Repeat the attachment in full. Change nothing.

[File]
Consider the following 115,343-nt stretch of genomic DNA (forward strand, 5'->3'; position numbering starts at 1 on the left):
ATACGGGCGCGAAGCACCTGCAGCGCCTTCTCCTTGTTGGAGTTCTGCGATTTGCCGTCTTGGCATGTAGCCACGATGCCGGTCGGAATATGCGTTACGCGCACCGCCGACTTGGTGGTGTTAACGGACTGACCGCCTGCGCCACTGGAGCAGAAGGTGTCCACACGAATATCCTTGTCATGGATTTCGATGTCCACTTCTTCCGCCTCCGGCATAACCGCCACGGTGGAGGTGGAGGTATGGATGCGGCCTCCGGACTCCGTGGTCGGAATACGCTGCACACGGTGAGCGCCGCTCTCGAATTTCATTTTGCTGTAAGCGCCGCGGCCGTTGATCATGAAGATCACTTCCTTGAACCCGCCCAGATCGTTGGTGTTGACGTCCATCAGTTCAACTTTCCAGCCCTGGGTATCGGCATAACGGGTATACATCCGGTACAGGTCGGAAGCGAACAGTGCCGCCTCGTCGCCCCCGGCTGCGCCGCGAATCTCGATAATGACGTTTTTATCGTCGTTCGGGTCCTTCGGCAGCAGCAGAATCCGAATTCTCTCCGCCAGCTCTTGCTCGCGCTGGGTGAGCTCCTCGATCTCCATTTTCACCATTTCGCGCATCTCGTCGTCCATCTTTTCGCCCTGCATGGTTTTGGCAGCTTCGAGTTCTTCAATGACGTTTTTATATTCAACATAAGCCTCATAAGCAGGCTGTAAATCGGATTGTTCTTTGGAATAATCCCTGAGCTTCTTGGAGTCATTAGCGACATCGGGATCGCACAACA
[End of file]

Consider the following 115,343-nt stretch of genomic DNA (forward strand, 5'->3'; position numbering starts at 1 on the left):
ATACGGGCGCGAAGCACCTGCAGCGCCTTCTCCTTGTTGGAGTTCTGCGATTTGCCGTCTTGGCATGTAGCCACGATGCCGGTCGGAATATGCGTTACGCGCACCGCCGACTTGGTGGTGTTAACGGACTGACCGCCTGCGCCACTGGAGCAGAAGGTGTCCACACGAATATCCTTGTCATGGATTTCGATGTCCACTTCTTCCGCCTCCGGCATAACCGCCACGGTGGAGGTGGAGGTATGGATGCGGCCTCCGGACTCCGTGGTCGGAATACGCTGCACACGGTGAGCGCCGCTCTCGAATTTCATTTTGCTGTAAGCGCCGCGGCCGTTGATCATGAAGATCACTTCCTTGAACCCGCCCAGATCGTTGGTGTTGACGTCCATCAGTTCAACTTTCCAGCCCTGGGTATCGGCATAACGGGTATACATCCGGTACAGGTCGGAAGCGAACAGTGCCGCCTCGTCGCCCCCGGCTGCGCCGCGAATCTCGATAATGACGTTTTTATCGTCGTTCGGGTCCTTCGGCAGCAGCAGAATCCGAATTCTCTCCGCCAGCTCTTGCTCGCGCTGGGTGAGCTCCTCGATCTCCATTTTCACCATTTCGCGCATCTCGTCGTCCATCTTTTCGCCCTGCATGGTTTTGGCAGCTTCGAGTTCTTCAATGACGTTTTTATATTCAACATAAGCCTCATAAGCAGGCTGTAAATCGGATTGTTCTTTGGAATAATCCCTGAGCTTCTTGGAGTCATTAGCGACATCGGGATCGCACAACA